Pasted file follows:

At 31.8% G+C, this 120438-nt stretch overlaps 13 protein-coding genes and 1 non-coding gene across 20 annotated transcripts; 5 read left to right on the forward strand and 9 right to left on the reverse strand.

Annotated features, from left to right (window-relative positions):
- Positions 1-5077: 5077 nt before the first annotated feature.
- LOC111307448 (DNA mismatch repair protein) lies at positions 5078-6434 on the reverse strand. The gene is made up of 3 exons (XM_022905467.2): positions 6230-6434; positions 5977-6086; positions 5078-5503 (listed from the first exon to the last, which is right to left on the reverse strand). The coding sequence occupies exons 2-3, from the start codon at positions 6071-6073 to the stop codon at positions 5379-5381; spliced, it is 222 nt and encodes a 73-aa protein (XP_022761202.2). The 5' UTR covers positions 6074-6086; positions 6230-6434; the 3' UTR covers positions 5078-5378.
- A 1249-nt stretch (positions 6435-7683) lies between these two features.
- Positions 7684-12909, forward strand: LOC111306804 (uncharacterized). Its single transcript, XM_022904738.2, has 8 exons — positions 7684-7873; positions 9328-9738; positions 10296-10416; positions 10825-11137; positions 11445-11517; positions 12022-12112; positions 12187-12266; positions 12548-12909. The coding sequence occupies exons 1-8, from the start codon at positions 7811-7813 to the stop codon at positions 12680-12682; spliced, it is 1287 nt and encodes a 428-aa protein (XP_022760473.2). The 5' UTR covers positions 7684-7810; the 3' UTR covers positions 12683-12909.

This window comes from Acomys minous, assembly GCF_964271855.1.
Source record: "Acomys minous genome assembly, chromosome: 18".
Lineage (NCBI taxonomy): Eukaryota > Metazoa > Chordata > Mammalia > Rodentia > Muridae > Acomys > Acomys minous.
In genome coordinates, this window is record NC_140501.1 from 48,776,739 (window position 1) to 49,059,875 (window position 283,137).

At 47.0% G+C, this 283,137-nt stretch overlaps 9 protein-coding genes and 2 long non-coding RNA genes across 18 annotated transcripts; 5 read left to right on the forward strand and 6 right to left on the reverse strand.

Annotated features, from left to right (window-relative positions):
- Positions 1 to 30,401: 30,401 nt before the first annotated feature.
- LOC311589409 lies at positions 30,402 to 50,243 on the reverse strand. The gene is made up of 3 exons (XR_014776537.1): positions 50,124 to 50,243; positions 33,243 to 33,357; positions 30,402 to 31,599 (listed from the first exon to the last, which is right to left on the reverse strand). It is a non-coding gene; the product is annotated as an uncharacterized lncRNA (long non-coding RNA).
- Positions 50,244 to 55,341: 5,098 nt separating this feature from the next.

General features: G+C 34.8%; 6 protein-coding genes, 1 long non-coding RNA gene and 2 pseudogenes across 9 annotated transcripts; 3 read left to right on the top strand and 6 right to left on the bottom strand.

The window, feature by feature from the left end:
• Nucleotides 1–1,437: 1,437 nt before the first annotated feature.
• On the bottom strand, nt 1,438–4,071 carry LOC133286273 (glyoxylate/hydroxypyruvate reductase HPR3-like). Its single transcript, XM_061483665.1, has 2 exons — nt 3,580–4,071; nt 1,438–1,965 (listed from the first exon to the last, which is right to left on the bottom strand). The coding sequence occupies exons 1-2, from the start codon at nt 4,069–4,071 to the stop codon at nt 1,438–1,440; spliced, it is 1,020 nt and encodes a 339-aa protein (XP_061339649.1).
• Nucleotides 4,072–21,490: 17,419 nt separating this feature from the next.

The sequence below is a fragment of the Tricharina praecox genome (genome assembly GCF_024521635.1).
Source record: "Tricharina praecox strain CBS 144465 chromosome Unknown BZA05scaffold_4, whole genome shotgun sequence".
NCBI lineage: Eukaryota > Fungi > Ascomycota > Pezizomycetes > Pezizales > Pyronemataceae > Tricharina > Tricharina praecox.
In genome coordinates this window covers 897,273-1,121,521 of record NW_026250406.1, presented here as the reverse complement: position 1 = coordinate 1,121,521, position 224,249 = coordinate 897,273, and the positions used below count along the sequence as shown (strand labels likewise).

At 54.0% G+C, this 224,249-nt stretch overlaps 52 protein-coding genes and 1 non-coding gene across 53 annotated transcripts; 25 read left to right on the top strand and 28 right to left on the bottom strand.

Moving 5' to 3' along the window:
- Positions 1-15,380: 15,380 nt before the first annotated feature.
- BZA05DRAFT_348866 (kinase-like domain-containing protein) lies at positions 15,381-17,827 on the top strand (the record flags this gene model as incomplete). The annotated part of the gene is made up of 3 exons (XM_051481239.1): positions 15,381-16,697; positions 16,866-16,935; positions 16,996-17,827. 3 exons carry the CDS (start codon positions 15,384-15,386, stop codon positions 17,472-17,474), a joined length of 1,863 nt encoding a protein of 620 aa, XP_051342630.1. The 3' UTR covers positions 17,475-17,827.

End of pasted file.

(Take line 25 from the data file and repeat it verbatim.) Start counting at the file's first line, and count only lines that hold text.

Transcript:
At 54.0% G+C, this 224,249-nt stretch overlaps 52 protein-coding genes and 1 non-coding gene across 53 annotated transcripts; 25 read left to right on the top strand and 28 right to left on the bottom strand.